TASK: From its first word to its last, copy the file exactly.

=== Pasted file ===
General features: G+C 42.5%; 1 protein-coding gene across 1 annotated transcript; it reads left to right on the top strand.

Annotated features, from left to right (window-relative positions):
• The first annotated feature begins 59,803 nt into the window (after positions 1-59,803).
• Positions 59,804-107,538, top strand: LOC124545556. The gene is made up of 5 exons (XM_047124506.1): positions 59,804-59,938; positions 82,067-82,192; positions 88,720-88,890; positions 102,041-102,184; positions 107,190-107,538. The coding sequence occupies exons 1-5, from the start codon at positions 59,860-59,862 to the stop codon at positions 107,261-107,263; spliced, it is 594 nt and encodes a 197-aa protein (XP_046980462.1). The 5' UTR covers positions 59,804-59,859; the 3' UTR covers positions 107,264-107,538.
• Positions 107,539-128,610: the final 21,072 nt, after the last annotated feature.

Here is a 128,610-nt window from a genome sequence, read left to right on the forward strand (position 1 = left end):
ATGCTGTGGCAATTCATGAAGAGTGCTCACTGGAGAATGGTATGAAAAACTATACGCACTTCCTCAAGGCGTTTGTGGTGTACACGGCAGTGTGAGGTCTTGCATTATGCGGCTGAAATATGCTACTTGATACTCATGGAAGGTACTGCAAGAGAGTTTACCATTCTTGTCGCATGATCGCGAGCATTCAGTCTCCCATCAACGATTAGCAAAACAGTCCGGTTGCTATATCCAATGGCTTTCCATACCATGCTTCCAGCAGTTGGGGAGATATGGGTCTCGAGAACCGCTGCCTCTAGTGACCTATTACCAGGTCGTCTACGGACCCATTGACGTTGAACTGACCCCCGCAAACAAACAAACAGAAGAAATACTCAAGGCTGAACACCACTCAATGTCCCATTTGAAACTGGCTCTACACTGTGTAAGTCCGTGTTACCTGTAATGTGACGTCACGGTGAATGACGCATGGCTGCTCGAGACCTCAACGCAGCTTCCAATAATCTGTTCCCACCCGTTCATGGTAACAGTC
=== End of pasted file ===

General features: G+C 42.5%; 1 protein-coding gene across 1 annotated transcript; it reads left to right on the top strand.

Annotated features, from left to right (window-relative positions):
• The first annotated feature begins 59,803 nt into the window (after positions 1-59,803).
• Positions 59,804-107,538, top strand: LOC124545556. The gene is made up of 5 exons (XM_047124506.1): positions 59,804-59,938; positions 82,067-82,192; positions 88,720-88,890; positions 102,041-102,184; positions 107,190-107,538. The coding sequence occupies exons 1-5, from the start codon at positions 59,860-59,862 to the stop codon at positions 107,261-107,263; spliced, it is 594 nt and encodes a 197-aa protein (XP_046980462.1). The 5' UTR covers positions 59,804-59,859; the 3' UTR covers positions 107,264-107,538.
• Positions 107,539-128,610: the final 21,072 nt, after the last annotated feature.

Here is a 128,610-nt window from a genome sequence, read left to right on the forward strand (position 1 = left end):
ATGCTGTGGCAATTCATGAAGAGTGCTCACTGGAGAATGGTATGAAAAACTATACGCACTTCCTCAAGGCGTTTGTGGTGTACACGGCAGTGTGAGGTCTTGCATTATGCGGCTGAAATATGCTACTTGATACTCATGGAAGGTACTGCAAGAGAGTTTACCATTCTTGTCGCATGATCGCGAGCATTCAGTCTCCCATCAACGATTAGCAAAACAGTCCGGTTGCTATATCCAATGGCTTTCCATACCATGCTTCCAGCAGTTGGGGAGATATGGGTCTCGAGAACCGCTGCCTCTAGTGACCTATTACCAGGTCGTCTACGGACCCATTGACGTTGAACTGACCCCCGCAAACAAACAAACAGAAGAAATACTCAAGGCTGAACACCACTCAATGTCCCATTTGAAACTGGCTCTACACTGTGTAAGTCCGTGTTACCTGTAATGTGACGTCACGGTGAATGACGCATGGCTGCTCGAGACCTCAACGCAGCTTCCAATAATCTGTTCCCACCCGTTCATGGTAACAGTC